Welcome to Reflections of a Buddhist Pole Dancer!

Saturday, January 15, 2011

Why a Buddhist Pole Dancer?

For several years I've secretly labeled myself a Buddhist Pole Dancer -- not that it's my email signature or on my business cards, it's just a personal title that balances my spirit and makes me smile. :)

The Buddhist part reminds me that I am being my best when I am mindful-- one of the core principles of Buddhism. The Pole Dancer part reminds me that I am happiest when I engage in some sort of play. The joy that overcomes me from pole dancing sings to my soul.

While I am not an official Buddhist, I am drawn to its teachings. I love the gentle reminders of who we ALL are (Awakening Buddhas!) and that our suffering is a result of grasping pleasure and running from pain. I love learning about the Middle Place and ways of reaching it through meditation and mastery of thoughts. I love the notion of staying put when things are tough, for those moments are the best teachers. I love the eightfold path and its suggestions for how we might speak, think, act, and earn a living. I love the simplicity of Buddhism and the challenge of the practice at the same time. I find I am a better being when studying it. I am happy when I am here, now, no matter what might be going on here and now. At least I can melt into the middle of it and just be. The happiness doesn't necessarily come from the content of the moment, but from the moment itself.

While I am not an official Pole Dancer (at least not a paid one or one who performs for others!), I love pole dancing. I've been doing it for about six years-- smitten after my very first lesson. My pole is in my living room-- I can swing around with happiness and catch a view of the Monterey Bay at the same time. I love the joy I feel when my body flies effortlessly around the pole. I love the strength achieved from new moves, particularly upside-down push-ups. I love the grace and femininity I feel from dancing and moving to the music with only the pole as my partner. I even love the barrage of bruises that cover my legs when I try to master something new. They're indicators of courage and dedication. With pole dancing I also love the playful mystery that surrounds it all.

So I am neither an official Buddhist nor a professional Pole Dancer, but I call myself a Buddhist Pole Dancer. What gives? I am less attached to labels and more drawn to feelings. Buddhist Pole Dancer resonates deep within. As a barometer of my well being I can usually trace it back to these two indicators: my practice of mindfulness and my willingness to play. When I am at my best I am a Buddhist Pole Dancer. Knowing this about myself gives me easy guidance when I am off track. Am I present in my life, nurturing my spirit? Am I playing on my pole and connecting with my body and my innate need for fun? Whereas an answer of No confirms my funk, an answer of Yes indicates a path of wellness.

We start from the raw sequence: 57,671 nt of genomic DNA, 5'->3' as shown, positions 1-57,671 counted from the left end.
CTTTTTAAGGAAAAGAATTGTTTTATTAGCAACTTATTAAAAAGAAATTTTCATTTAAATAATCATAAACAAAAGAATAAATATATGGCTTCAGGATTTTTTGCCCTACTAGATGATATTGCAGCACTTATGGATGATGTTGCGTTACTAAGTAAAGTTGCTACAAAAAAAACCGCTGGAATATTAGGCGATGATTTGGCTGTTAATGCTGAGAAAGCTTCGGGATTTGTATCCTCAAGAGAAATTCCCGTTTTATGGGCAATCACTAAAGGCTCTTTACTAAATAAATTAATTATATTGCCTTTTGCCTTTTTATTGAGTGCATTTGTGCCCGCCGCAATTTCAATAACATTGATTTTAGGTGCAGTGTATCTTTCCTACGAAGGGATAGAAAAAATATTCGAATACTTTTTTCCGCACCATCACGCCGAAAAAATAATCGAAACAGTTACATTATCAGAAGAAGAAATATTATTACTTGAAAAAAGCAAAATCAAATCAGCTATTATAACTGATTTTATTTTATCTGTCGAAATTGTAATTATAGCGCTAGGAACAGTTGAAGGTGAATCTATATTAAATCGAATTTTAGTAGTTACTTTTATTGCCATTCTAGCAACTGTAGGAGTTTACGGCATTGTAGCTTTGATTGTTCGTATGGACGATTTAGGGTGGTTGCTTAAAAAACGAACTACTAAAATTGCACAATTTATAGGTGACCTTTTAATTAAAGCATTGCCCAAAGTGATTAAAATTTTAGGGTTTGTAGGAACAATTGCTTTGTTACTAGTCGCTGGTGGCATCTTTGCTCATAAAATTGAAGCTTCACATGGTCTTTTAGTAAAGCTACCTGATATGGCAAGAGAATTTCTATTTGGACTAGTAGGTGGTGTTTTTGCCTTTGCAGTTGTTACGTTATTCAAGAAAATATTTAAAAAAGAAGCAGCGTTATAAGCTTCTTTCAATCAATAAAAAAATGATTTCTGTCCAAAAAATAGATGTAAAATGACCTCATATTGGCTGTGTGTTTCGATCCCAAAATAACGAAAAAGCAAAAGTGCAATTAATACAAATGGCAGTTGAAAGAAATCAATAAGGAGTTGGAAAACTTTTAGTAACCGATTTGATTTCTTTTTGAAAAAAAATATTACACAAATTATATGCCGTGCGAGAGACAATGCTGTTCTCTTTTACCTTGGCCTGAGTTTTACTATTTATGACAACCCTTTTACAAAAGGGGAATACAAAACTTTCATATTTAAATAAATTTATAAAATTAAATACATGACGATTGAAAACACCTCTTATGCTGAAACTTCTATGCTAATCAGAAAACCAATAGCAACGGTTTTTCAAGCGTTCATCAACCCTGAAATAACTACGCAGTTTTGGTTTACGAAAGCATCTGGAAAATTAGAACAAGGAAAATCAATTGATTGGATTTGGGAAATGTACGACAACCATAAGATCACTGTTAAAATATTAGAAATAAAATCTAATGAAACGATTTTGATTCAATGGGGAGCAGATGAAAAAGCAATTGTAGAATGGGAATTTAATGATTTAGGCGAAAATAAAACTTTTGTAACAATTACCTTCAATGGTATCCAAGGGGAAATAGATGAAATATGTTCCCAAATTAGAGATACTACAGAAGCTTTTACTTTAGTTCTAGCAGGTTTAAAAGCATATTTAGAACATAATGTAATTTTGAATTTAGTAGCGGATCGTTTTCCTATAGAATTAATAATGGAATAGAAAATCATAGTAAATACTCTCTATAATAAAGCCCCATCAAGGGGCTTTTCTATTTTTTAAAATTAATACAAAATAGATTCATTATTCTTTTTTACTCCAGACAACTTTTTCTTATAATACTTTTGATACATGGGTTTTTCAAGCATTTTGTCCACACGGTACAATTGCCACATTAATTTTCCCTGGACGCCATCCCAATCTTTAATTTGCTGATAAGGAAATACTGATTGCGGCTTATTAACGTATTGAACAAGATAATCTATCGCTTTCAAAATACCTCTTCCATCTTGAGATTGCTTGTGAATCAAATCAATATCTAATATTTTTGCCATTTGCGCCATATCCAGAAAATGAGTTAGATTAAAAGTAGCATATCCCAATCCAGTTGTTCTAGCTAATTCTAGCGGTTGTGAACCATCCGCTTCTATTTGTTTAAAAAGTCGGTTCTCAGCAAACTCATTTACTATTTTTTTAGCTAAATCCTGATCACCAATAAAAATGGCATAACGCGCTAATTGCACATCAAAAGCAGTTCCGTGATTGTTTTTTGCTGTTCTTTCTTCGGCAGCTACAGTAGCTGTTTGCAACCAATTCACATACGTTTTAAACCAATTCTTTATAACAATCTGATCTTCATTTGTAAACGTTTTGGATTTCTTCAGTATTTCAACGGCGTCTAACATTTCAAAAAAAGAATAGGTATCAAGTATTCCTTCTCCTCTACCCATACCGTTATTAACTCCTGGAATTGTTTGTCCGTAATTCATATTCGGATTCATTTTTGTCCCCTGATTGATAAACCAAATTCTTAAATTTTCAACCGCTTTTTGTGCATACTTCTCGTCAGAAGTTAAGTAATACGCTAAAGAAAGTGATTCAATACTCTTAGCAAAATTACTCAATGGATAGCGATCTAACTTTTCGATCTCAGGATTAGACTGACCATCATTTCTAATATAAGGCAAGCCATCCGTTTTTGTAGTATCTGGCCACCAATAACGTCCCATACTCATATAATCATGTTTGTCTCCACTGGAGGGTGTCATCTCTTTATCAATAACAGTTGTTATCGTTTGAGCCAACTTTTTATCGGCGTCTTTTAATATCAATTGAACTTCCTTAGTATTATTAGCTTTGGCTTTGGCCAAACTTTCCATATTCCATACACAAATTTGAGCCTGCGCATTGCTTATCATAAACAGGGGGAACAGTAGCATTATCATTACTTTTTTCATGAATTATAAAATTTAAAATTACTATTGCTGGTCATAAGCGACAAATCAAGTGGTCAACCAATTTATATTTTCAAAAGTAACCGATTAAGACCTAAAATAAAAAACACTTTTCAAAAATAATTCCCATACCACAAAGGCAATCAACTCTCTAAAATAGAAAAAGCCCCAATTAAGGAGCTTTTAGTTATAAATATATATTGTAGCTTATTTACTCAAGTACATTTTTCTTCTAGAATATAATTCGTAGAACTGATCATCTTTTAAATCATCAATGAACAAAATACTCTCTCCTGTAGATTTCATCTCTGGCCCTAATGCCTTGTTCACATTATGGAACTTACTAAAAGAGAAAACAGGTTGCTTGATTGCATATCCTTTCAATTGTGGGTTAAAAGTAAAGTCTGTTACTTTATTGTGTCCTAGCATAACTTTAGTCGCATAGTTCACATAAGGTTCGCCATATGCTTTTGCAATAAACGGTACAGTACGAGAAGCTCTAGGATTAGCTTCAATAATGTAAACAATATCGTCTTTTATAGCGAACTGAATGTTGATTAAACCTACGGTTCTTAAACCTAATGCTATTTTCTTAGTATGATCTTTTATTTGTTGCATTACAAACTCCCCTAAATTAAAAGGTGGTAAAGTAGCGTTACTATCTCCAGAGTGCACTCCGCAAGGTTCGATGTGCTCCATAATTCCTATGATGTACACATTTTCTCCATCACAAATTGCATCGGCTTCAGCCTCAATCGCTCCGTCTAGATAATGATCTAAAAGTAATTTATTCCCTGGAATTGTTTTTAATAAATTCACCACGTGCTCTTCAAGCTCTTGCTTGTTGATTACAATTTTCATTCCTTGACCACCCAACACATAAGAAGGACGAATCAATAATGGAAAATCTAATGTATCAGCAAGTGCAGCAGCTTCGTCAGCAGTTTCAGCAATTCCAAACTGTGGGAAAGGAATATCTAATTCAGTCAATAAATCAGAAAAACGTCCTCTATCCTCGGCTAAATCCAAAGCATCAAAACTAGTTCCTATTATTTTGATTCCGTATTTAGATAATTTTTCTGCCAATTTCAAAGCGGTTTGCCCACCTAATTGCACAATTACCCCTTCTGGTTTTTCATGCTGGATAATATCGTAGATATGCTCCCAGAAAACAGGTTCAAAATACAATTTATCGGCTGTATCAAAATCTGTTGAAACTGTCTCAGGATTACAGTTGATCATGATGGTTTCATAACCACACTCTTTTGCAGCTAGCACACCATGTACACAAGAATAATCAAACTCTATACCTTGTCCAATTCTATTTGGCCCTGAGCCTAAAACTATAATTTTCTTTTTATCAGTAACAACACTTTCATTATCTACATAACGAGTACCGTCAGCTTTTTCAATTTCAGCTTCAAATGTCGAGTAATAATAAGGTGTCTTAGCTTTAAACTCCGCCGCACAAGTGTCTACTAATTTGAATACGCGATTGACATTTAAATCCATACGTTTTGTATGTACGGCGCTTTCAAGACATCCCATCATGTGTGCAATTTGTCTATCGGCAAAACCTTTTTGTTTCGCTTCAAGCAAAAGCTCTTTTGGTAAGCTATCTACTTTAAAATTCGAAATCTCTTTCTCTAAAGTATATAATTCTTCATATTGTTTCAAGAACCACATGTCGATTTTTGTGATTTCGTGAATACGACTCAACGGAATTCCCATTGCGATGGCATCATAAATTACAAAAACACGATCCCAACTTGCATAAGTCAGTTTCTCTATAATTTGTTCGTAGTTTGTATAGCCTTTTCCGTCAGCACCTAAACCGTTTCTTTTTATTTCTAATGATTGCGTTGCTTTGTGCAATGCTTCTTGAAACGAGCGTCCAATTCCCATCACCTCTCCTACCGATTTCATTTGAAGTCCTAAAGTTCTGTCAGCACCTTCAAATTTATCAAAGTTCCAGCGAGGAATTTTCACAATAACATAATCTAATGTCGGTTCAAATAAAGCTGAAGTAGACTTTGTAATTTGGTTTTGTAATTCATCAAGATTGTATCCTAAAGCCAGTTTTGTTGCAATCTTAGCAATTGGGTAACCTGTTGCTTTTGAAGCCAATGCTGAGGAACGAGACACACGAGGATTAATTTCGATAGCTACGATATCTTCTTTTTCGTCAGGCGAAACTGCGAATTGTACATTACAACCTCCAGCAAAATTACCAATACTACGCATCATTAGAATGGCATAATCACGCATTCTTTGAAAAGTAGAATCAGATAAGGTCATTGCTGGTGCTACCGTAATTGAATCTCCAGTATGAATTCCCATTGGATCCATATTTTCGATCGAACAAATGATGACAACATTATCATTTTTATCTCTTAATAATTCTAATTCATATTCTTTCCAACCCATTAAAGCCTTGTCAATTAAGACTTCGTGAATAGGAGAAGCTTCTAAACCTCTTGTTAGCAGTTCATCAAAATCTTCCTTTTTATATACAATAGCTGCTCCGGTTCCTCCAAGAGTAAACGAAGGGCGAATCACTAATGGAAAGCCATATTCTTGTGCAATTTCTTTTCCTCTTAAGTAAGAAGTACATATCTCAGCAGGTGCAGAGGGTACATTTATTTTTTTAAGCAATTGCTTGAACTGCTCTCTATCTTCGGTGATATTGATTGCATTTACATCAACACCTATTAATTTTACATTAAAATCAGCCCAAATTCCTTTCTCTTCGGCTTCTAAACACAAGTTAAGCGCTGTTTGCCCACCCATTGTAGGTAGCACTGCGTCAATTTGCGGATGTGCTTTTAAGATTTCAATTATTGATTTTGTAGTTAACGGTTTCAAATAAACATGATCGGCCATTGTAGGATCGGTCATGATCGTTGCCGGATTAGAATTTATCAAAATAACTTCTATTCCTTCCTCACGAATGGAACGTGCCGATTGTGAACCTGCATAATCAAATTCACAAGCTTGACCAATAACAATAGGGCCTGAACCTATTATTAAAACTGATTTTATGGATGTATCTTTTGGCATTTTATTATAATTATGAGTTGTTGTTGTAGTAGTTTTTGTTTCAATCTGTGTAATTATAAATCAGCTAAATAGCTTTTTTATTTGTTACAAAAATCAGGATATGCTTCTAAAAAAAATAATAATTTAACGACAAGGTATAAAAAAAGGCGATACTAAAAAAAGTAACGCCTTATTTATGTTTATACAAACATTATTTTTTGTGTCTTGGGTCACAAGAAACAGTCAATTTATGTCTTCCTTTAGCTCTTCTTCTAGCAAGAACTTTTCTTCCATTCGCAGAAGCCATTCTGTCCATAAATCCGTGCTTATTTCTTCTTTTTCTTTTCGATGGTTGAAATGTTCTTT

What empowering descriptors encourage you to be your best and serve as a guage of balance? I'd love to know!

*No Buddhists or pole dancers were harmed in the making of this moniker. I hope they weren't offended, either. :)


Larry said...

I LOVE your idea of having a simple "empowering descriptor" to encourage me to be my best and serve as a guage of balance. My go to description of myself has always been "a new age-urban cowboy-hippy-redneck," but this doesn't really work as a guage of balance. I'm gonna have to put some thought into this to see if I can come up with something better.

Your words, "a barometer of my well being..." and "knowing this about myself gives me easy guidance when I am off track" really speak to me. Thank you.

Taylor Greif said...

I've just stumbled across this post during my lunch break and it really fills my heart with joy, as I've often given myself the exact same title! While I'm not an official Buddhist or Pole Dancer, I'm aspiring to develop both of this aspects of my life. I've recently been reflecting on the fact that pole dancing is a very meditative/ mindful experience for me. Learning new tricks requires me to breathe through and sit with the pain, to eventually reach something beautiful. I leave my pole classes with such a sense of strength, beauty and confidence that I can't help but go back for more. (Not to mention it's so much fun!!) I love that I'm able to cultivate that mindfulness from the cushion in a fun pole dancing class too

How funny it is to find some one else with similar experiences!

Be well,